Venous ulcers happen when blood pools in the legs. The subsequent pressure damages surrounding tissues, and this causes one or more wounds to form.
Venous ulcers are often unevenly shaped wounds that appear in the lower part of the leg and ankle. They typically appear below the midpoint of the shin and are usually shallow, with a defined border.
The lower leg wounds are common, affecting 1% to 3% of the general population, and 4% of those are 65 and older. If not treated, venous ulcers can lead to severe infection that requires amputation.
What Causes Venous Ulcers?
Venous ulcers happen due to poor circulation in the veins of the legs. The calf muscle is the main pump that moves blood through the veins. When the calves contract, blood gets pushed up into bigger veins of the leg and the pelvis.
Valves in the veins prevent blood from moving in the wrong direction. If the valves don’t work as well as they should, blood pools at the ankles causing pressure, and the vein walls can also become scarred or weak.
When the veins don’t adequately pump blood back up the body, doctors call it venous insufficiency.
Risk factors for venous insufficiency, and venous ulcers include:
- Age, as the veins and valves naturally weaken.
- Blood clots.
- Diabetes, as elevated blood sugar can damage veins over time.
- Diseases that cause inflammation.
- Family history of venous insufficiency.
- Pregnancy, which puts added pressure on the veins.
- Uncontrolled high blood pressure.
- Varicose veins.
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How Do Doctors Treat Venous Ulcers?
The treatment for venous ulcers depends on the size of the ulcer, underlying conditions, and other factors. Most of the time, venous ulcers don’t require hospitalization.
The most common treatment is compression therapy. This may include bandages, snug-fitting socks, or a sleeve. Your doctor will prescribe the most ideal compression device for you.
The compression counters the pressure from the veins, so that the tissue can heal. Doctors usually recommend patients wear the compression socks throughout the day and take them off at night.
For those who can’t wear compression socks, due to painful swelling, for instance, doctors use intermittent pneumatic compression pumps. This is a plastic sleeve with air chambers that inflate and deflate periodically to put pressure on the leg.
Your doctor may prescribe pentoxifylline, a drug that lowers certain proteins in the blood and improves blood flow. Elevated cholesterol levels can contribute to disease in your arteries as well, causing further damage. In this case, your doctor may also prescribe a statin to lower cholesterol.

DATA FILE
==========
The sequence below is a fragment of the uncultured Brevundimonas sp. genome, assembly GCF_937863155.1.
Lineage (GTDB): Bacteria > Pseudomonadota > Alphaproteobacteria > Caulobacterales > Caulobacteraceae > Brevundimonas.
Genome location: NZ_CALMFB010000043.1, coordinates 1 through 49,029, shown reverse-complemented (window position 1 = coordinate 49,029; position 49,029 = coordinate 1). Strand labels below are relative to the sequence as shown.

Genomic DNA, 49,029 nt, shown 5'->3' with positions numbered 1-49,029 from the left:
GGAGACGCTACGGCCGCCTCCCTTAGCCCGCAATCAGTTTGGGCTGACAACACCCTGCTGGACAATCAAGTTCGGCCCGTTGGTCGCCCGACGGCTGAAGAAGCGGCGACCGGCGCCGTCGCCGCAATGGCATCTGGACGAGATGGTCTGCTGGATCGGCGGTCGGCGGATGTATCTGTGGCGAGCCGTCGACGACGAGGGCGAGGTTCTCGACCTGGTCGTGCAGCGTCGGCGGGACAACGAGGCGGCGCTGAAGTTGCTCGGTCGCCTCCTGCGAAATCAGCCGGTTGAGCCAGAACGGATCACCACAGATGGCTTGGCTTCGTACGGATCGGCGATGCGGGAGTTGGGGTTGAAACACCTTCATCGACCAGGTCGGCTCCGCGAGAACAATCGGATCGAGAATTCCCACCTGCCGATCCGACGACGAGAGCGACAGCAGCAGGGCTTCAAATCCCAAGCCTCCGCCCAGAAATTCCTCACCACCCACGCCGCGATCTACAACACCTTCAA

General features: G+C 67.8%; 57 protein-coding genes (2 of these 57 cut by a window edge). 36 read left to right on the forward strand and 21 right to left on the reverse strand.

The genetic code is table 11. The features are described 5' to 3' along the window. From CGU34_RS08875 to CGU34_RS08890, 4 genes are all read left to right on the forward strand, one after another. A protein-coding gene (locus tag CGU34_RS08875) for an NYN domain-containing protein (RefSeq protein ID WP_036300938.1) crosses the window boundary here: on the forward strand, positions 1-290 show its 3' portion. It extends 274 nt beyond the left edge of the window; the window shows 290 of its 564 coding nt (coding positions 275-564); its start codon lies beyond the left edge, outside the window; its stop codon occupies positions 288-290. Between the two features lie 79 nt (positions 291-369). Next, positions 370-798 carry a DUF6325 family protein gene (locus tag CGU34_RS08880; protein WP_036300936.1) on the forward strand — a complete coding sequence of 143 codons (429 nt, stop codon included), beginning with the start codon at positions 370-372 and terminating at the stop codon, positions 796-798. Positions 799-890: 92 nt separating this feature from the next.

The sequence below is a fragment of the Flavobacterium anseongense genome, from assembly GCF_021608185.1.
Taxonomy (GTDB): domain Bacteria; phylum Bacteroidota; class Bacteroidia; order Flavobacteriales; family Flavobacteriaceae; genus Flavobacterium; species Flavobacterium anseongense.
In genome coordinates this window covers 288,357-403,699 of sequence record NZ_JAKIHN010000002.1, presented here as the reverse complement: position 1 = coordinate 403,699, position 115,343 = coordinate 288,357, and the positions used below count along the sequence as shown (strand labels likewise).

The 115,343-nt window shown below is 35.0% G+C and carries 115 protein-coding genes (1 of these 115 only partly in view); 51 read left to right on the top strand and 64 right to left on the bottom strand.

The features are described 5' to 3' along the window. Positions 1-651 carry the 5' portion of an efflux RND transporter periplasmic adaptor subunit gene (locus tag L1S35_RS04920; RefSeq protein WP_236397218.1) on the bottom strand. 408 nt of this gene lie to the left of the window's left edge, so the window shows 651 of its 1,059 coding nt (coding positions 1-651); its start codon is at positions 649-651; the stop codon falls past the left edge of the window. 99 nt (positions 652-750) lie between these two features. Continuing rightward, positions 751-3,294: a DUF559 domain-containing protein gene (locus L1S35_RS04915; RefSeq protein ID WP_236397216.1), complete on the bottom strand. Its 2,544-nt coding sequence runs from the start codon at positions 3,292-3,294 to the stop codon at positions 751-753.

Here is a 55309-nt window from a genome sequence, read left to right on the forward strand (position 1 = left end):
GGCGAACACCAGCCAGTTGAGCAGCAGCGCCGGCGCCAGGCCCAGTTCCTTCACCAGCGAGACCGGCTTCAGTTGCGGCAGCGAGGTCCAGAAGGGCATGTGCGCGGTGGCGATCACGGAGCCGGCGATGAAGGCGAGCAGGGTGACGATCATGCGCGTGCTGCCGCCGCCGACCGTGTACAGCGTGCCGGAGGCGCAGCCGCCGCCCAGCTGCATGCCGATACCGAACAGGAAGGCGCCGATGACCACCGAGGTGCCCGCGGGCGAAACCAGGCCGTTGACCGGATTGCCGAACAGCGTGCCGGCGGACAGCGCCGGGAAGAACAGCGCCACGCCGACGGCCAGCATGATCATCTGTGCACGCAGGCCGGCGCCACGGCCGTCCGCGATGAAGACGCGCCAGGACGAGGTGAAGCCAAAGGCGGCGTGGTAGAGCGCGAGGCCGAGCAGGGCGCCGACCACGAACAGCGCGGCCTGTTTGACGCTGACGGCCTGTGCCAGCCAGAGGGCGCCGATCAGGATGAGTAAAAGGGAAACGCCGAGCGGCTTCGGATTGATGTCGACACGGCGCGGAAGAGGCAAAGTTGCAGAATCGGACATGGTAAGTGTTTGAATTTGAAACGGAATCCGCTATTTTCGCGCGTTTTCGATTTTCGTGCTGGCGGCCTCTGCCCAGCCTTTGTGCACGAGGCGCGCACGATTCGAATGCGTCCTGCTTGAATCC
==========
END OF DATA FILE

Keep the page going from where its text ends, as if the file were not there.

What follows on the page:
Your doctor may prescribe an antibiotic lotion to prevent infection. If the ulcer is infected or you’re at a high risk of developing infection, you may be prescribed oral antibiotics.
Signs of infection include redness, warmth, swelling, yellow pus, or odor at the wound, as well as fever or chills. If you’re seeing signs of infection, you should call your provider.
Debridement and Surgery
Debridement, a process that removes dead cells, can speed healing. Various debridement techniques include chemical debridement, rubbing the wound with an exfoliating pad, and water therapy.
Those with severe or recurring venous ulcers may need surgery. This includes skin graft surgery or surgery to close off a vein (ablation) to reduce pressure.
How Can You Prevent Venous Ulcers?
Improving your circulation and reducing pressure on your legs can help prevent venous ulcers. The following steps can help you avoid them:
- Improve your lifestyle by eating healthy foods and getting more sleep.
- Lose weight if you are overweight.
- Manage your blood pressure through stress management and/or medication.
- Raise your legs so that your feet are above your heart, several times a day.
- Wear compression stockings as often as your doctor recommends.
- Quit smoking.
While most venous ulcers go away with time, some can cause serious complications, like infection. As always, prevention is the best medicine.
Dr. Allen Gabriel. Vascular ulcers. Medscape. Link
National Library of Medicine. Venous ulcers – self-care. Link
Dr. Susan Bonkemeyer Millan. Venous ulcers: Diagnosis and Treatment. American Family Physician. Link
Dr. Sherry Scovell. Patient education: Lower extremity chronic venous disease (Beyond the Basics). UpToDate. Link
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